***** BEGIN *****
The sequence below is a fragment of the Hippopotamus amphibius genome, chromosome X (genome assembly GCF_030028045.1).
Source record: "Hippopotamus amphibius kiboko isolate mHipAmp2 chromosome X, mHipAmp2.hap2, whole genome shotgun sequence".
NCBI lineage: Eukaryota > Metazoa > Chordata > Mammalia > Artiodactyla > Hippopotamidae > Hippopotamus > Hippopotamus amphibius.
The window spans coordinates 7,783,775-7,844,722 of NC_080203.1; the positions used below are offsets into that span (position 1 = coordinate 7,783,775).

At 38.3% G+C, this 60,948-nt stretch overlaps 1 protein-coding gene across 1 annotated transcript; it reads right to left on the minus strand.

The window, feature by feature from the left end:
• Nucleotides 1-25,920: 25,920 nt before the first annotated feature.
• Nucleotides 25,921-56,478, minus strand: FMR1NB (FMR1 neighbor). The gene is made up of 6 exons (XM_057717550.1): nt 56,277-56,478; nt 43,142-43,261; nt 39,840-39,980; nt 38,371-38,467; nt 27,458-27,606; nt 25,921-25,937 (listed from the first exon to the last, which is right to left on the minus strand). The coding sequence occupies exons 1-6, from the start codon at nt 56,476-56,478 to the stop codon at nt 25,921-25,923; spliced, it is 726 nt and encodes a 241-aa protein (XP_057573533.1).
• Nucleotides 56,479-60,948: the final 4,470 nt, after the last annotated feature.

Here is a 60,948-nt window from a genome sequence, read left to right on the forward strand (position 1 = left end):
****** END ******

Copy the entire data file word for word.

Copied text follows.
The sequence below is a fragment of the Hippopotamus amphibius genome, chromosome X (genome assembly GCF_030028045.1).
Source record: "Hippopotamus amphibius kiboko isolate mHipAmp2 chromosome X, mHipAmp2.hap2, whole genome shotgun sequence".
NCBI lineage: Eukaryota > Metazoa > Chordata > Mammalia > Artiodactyla > Hippopotamidae > Hippopotamus > Hippopotamus amphibius.
The window spans coordinates 7,783,775-7,844,722 of NC_080203.1; the positions used below are offsets into that span (position 1 = coordinate 7,783,775).

At 38.3% G+C, this 60,948-nt stretch overlaps 1 protein-coding gene across 1 annotated transcript; it reads right to left on the minus strand.

The window, feature by feature from the left end:
• Nucleotides 1-25,920: 25,920 nt before the first annotated feature.
• Nucleotides 25,921-56,478, minus strand: FMR1NB (FMR1 neighbor). The gene is made up of 6 exons (XM_057717550.1): nt 56,277-56,478; nt 43,142-43,261; nt 39,840-39,980; nt 38,371-38,467; nt 27,458-27,606; nt 25,921-25,937 (listed from the first exon to the last, which is right to left on the minus strand). The coding sequence occupies exons 1-6, from the start codon at nt 56,476-56,478 to the stop codon at nt 25,921-25,923; spliced, it is 726 nt and encodes a 241-aa protein (XP_057573533.1).
• Nucleotides 56,479-60,948: the final 4,470 nt, after the last annotated feature.

Here is a 60,948-nt window from a genome sequence, read left to right on the forward strand (position 1 = left end):